}
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Author Comment

by:zizi21
ID: 19537473
sure...thanks for looking into this...

i have a main file...

void main(){

ptr aNode;
char data[40]="Testing";

initFunction(aNode); this just init it to NULL aNode=NULL;

search(aNode,data);

}

file1.c file

typedef struct node *ptr;

typedef struct node{
char *data;
ptr next;
}NODE;

i also have function's prototypes used in the main function....

another file, called file2.c
#include "file1.c"

initFunction....

search(ptr head,char *data){

strcpy(head->data,data);

}

thanks!
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Author Comment

by:zizi21
ID: 19537475
for the search function...typo...

search(ptr head, char *data){

ptr new1=(ptr)malloc(sizeof(ptr));
.....check whether not null...

strcpy(new1->data,data);
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LVL 53

Expert Comment

by:Infinity08
ID: 19537485
As josgood already said : do not use new as a variable name. If you make that modification, it should already compile a lot better.

But there are a few problems with the code he posted - I fixed them here with comments added :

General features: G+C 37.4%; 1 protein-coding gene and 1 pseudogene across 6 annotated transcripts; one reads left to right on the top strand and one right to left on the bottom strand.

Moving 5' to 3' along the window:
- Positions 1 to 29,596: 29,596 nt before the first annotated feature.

#include <stdlib.h>
#include <string.h>

typedef struct node *ptr;

typedef struct node {
  char *data;
  ptr next;
} NODE;


int main() {   /* <--- main always has to return int !! */
  ptr aNode = (ptr) calloc(1, sizeof(NODE));   /* <--- use the size of the struct, not the pointer !! */
  char* data = "My data string";
  aNode->data = (char*) calloc(strlen(data) + 1, sizeof(char));  /* <--- allocate memory for the data field before using strcpy on it !! */
  strcpy(aNode->data, data);
  return 0;   /* <--- main always has to return int !! */
}


Note that using this typedef :

    typedef struct node *ptr;

confuses things a LOT. It's better to use a better name for it :

    typedef struct node *NodePtr;

    typedef struct node {
      char *data;
      NodePtr next;
    } Node;

You don't even need the typedef, as this is equally clear :

    typedef struct node {
      char *data;
      struct node *next;
    } Node, *NodePtr;

which I prefer.
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LVL 53

Expert Comment

by:Infinity08
ID: 19537491
>> initFunction(aNode); this just init it to NULL aNode=NULL;

Why not simply do :

    ptr aNode = NULL;

???